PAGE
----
- DOJ reaches largest-ever federal government settlement over auto loan discrimination
- U.S. Navy to start giving gay couples marriage benefits in Japan
- Sen. Harry Reid goes to hospital as a precaution
- Fla.’s Trey Radel exits rehab, ‘excited’ to resume congressional role
- U.S. nuclear general boozed it up, chased ‘hot women’ in Russia: report
- 45 Calif. students at one school test positive for tuberculosis exposure
- Rob Ford on women: Give them cash ‘and they are happy’
- Ku Klux Klan group holds recruitment meeting in Maryland
- Airport assassination: Mayor, 3 others killed at Manila airport
- Tea party-type lawmakers take mysterious, off-books trip to Mideast
By Michael P. Orsi
Edward Snowden should declare his patriotism in court
Independent voices from the The Washington Times Communities
Topic - Patrick Mcginn
Exxon Mobil Corp. and the federal government are fighting over one of the largest oil discoveries in the Gulf of Mexico that could yield billions of dollars of crude in coming years, according to a report in the Wall Street Journal.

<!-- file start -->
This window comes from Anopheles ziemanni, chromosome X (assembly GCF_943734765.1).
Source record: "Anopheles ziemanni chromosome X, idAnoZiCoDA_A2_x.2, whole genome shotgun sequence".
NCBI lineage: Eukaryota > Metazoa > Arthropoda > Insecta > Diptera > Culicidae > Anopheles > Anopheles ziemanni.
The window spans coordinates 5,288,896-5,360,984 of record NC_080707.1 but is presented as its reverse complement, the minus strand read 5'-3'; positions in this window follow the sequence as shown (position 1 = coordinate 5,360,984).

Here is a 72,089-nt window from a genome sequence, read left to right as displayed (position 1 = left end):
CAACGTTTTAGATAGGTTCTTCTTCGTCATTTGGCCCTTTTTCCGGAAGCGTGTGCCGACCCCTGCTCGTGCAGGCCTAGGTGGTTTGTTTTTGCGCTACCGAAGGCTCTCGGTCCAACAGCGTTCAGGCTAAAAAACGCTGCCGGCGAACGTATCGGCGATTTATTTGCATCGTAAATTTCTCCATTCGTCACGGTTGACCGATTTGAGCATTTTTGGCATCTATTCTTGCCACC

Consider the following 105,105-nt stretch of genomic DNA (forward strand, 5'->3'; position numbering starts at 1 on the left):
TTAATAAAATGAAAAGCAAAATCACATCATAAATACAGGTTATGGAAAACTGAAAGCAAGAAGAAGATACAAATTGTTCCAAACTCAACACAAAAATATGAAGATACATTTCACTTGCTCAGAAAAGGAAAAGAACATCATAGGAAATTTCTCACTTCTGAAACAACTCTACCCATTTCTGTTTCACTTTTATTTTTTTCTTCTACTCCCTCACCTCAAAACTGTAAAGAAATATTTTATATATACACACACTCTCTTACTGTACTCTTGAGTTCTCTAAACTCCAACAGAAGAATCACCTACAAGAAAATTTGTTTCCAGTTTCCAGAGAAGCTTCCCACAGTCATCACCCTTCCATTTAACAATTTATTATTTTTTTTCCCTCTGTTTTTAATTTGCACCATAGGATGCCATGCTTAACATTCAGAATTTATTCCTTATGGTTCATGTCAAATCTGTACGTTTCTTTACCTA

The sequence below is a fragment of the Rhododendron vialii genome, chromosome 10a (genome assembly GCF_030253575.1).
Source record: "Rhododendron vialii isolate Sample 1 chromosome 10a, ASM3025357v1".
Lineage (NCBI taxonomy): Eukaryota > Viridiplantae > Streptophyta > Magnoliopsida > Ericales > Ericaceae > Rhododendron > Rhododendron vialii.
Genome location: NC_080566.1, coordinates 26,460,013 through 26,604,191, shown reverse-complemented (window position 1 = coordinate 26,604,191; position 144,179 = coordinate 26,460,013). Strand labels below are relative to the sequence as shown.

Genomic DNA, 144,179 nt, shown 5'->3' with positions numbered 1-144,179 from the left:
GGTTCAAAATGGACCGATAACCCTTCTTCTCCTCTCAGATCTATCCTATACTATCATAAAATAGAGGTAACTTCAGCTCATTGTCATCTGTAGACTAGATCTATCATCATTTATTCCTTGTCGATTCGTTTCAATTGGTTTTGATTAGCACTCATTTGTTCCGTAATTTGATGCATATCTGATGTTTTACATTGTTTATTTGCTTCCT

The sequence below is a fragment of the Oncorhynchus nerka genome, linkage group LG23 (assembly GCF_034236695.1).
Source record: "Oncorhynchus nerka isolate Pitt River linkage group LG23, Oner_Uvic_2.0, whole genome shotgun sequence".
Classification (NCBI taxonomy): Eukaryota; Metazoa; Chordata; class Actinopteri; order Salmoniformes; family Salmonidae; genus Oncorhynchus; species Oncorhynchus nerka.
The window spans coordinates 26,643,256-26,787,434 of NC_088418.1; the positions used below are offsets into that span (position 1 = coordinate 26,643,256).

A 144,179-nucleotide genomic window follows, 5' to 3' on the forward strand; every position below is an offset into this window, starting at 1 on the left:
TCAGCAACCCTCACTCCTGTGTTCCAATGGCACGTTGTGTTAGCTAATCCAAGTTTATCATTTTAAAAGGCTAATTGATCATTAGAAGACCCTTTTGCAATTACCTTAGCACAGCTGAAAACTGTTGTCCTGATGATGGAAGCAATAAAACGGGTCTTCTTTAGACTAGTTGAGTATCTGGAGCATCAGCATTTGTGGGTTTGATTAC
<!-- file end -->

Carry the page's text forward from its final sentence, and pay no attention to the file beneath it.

The Exxon Mobil Corp. said Wednesday it has pulled out of an agreement to purchase a Texas firm's multibillion-dollar share of the oil-rich Jubilee Field off the Ghana coast - a development that follows months of resistance from the government of the West African nation.
Exxon spokesman Patrick McGinn told the Journal that the government traditionally grants extensions as a matter of course.
"ExxonMobil has terminated the share purchase agreement with Kosmos Energy," said Patrick McGinn, a spokesman for ExxonMobil "We do not discuss the details of commercial agreements."